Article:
Fey; Waiting for Gertrude; Cat Cross Their Graves; and Rakkety Tam

reviewed by Fred Patten
©2005 Fred Patten

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Fey Waiting for Gertrude Cat Cross Their Graves Rakkety Tam

Cover of FEY
Cover of United Publications edition
Title: Fey
Author: Paul Kidd
Illustrator: Jerry Verschoor
Publisher: United Publications (Keston, Kent, UK), July 2005
ISBN: 0-9537847-2-X
Trade Paperback, 244 pages, USD $14.50/Brit £8.50

   This review is a bit of a cheat, because it is mostly a rehash of my review in Yarf! #68 of the extremely limited and almost immediately sold-out April 2003 Australian first edition. My opinion of Fey has not changed, so now that it is available again—and in a slightly expanded version—this review is worth repeating.

   Smooth, impossibly sleek and slim, wearing a bridal veil that trailed behind her like a dream, a deer marched up the aisle on four dainty little hooves. She lifted her head, looked at the altar and lifted up her tail.
   “Alright, let’s get this show on the road! The moon’s right, I’m on heat in six hours, and time’s a-wastin’!”
   Behind her stood four maids in waiting—tall humanoid fox girls with pointed faces, elegant dresses and fluffy tails. Bunny girls strewed flowers before the bride’s flashing, dainty hooves. She was escorted by yet more humanoid animals—a badger in armour bearing a longbow, a pair of knights that were apparently wolves, and what looked like a sexy woodpecker woman with a red pony tail, blue feathers and (strangely enough) a cleavage you could ski down. The father of the bride was an anthropomorphic stag, grey muzzled and sporting a great rack of antlers, dressed in mail and walking on two back legs. His hands were tipped by hard, black nails like little hooves as he rested them upon the hilt of his sword.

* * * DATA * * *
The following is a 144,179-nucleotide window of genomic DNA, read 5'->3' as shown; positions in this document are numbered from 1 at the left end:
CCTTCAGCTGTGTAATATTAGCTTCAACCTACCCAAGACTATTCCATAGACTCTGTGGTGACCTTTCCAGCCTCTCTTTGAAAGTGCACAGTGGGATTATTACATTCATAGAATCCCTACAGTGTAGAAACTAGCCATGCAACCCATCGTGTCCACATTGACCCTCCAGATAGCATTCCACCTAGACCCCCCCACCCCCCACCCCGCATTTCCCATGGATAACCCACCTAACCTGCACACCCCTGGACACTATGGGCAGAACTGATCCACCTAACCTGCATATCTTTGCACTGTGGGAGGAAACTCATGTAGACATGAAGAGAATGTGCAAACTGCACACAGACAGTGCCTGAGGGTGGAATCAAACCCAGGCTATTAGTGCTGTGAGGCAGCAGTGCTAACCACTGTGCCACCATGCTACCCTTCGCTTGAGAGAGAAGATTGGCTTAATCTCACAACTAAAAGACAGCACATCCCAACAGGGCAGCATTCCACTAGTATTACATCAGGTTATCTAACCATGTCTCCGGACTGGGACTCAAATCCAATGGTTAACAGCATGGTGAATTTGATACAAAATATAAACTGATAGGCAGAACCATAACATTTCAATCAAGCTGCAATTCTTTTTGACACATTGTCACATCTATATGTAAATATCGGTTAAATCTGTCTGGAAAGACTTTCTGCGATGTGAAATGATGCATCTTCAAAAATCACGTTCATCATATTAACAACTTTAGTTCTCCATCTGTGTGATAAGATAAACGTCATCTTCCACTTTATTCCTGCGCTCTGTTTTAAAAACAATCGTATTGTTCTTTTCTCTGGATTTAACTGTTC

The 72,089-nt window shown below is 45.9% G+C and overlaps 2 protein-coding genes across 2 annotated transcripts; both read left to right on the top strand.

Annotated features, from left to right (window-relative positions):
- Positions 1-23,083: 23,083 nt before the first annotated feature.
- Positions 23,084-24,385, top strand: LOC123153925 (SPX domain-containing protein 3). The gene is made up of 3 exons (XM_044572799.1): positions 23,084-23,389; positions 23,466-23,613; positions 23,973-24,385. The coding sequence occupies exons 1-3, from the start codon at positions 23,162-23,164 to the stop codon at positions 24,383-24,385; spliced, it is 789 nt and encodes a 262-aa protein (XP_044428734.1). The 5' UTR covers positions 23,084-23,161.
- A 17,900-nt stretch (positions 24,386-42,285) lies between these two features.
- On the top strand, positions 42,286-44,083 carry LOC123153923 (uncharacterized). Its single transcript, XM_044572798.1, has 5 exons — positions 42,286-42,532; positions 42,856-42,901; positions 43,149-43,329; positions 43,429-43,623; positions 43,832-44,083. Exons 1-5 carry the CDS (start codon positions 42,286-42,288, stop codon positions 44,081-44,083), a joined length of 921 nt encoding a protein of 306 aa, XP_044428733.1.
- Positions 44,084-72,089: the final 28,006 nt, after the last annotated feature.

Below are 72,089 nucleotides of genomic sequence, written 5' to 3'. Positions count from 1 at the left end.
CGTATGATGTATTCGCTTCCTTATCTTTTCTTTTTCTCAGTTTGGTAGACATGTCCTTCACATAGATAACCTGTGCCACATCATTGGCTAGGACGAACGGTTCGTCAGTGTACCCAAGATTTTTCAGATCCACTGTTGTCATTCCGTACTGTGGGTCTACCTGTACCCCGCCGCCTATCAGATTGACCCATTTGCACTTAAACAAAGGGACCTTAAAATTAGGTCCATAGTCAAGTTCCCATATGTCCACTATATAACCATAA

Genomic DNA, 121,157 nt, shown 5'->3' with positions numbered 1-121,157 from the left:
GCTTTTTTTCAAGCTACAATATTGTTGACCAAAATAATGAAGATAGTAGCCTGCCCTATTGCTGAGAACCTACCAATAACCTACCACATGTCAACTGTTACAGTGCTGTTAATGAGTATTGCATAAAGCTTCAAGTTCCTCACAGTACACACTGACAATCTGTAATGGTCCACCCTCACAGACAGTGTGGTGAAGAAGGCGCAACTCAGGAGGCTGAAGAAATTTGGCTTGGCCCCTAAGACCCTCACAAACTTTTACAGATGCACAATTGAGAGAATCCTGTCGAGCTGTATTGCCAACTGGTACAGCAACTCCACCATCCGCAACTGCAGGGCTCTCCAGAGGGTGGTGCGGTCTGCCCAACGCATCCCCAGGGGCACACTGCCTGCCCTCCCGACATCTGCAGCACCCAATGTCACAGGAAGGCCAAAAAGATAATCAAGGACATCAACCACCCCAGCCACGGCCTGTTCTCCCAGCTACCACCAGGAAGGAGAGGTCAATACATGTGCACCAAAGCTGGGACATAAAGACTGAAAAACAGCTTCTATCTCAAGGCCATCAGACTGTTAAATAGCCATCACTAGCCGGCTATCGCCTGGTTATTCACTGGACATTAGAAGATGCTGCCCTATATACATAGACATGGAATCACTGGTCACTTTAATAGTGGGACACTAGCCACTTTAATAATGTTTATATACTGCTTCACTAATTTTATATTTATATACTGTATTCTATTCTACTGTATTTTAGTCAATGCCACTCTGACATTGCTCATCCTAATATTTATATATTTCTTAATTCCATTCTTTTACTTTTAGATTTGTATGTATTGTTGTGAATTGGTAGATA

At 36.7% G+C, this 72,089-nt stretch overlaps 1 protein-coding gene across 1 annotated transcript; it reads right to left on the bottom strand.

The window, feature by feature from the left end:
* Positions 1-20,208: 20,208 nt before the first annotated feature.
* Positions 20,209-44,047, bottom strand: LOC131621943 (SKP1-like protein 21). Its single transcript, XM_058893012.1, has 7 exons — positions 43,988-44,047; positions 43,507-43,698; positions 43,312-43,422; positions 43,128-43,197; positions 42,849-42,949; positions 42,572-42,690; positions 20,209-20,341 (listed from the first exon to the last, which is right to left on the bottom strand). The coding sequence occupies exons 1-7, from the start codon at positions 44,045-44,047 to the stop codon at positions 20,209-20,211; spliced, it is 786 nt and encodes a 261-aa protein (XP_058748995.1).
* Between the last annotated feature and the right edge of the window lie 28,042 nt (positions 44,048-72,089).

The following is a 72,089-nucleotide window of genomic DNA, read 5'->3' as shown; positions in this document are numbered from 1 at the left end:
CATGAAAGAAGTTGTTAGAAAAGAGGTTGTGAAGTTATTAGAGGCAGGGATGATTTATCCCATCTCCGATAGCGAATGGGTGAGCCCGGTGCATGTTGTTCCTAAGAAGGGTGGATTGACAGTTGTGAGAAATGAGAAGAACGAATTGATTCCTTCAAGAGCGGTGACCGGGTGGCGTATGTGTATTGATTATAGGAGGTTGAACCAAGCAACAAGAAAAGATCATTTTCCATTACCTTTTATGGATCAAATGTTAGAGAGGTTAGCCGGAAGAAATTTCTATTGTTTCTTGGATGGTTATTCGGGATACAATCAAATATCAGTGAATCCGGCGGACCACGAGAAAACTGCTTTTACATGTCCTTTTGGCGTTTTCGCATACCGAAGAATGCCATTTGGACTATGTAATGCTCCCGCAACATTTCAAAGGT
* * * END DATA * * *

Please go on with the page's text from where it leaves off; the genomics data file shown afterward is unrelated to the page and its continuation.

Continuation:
(pg. 122)

   Fey is blurbed as “A rip-roaring spoof of the ‘High Fantasy’ genre”. It is not specifically a Furry novel, but is set in a fantasy world subdivided into different realms each devoted to whatever fantasy themes or myths have been popular on Earth: Pagan mythology with satyrs, centaurs and dragons; Christianity with angels versus demons; vampires, werewolves, ghouls and other Undead creatures; Celtic mythology; and so forth. The 20th century added its own new mythical characters: Funny animals, dinosaurs (as popularized in movies and bad sci-fi thrillers, not scientifically accurate), movie monsters, outer-space aliens, and so forth. These different groups do not remain neatly segregated once they appear in Fey—they tend to mix together and get into all kinds of trouble.